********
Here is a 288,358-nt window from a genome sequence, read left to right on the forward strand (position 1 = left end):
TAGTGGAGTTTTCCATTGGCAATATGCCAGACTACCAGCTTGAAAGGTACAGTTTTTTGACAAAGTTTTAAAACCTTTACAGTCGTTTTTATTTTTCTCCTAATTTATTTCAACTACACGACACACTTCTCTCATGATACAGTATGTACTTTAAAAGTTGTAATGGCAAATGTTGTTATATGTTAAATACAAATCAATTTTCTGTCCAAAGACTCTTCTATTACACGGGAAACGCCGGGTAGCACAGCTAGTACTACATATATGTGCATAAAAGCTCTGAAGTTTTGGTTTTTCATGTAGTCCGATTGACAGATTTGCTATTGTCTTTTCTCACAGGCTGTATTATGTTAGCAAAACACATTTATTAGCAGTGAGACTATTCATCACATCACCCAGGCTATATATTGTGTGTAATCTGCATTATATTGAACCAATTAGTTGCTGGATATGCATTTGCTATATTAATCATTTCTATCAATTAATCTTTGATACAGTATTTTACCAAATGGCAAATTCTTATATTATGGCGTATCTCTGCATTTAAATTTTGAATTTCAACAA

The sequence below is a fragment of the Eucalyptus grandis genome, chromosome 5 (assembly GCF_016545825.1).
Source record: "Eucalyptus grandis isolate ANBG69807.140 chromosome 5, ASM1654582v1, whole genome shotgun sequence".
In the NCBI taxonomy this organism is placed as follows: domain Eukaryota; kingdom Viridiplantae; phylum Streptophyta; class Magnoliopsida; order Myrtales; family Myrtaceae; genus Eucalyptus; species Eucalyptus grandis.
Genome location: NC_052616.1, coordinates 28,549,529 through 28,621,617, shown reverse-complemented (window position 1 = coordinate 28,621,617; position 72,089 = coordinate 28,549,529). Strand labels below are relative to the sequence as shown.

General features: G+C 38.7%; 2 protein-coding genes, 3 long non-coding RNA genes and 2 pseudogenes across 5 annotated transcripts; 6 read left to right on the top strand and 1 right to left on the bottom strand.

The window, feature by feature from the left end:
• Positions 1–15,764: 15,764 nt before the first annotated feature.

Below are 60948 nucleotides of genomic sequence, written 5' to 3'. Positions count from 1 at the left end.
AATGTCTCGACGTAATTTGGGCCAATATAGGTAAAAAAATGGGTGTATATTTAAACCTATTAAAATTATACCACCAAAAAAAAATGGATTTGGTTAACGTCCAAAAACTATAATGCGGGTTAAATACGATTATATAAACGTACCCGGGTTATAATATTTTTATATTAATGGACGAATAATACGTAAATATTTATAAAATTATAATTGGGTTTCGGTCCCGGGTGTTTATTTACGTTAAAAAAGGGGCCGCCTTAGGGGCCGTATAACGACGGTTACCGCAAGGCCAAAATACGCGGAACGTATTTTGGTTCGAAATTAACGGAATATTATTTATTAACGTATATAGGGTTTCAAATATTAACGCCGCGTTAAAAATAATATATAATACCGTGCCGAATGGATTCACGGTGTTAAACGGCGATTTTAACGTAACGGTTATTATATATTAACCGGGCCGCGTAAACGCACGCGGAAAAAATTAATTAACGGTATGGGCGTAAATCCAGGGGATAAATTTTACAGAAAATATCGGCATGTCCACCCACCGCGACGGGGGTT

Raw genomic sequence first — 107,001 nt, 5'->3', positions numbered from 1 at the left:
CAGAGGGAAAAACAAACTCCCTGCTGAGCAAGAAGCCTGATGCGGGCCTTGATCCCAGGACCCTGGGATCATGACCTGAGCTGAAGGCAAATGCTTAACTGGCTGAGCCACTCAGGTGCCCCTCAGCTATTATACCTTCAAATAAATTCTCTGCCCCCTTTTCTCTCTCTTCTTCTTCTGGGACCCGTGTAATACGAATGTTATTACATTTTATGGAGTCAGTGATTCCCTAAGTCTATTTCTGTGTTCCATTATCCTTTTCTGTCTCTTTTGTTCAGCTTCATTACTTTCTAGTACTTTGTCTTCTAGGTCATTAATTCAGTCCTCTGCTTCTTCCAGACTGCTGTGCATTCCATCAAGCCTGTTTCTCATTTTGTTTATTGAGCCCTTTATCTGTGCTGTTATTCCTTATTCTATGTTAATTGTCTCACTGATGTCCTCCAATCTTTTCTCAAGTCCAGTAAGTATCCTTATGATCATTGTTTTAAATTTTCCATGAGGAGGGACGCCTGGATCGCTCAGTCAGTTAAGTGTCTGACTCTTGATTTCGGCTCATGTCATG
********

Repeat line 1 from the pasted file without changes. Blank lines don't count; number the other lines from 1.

Here is a 288,358-nt window from a genome sequence, read left to right on the forward strand (position 1 = left end):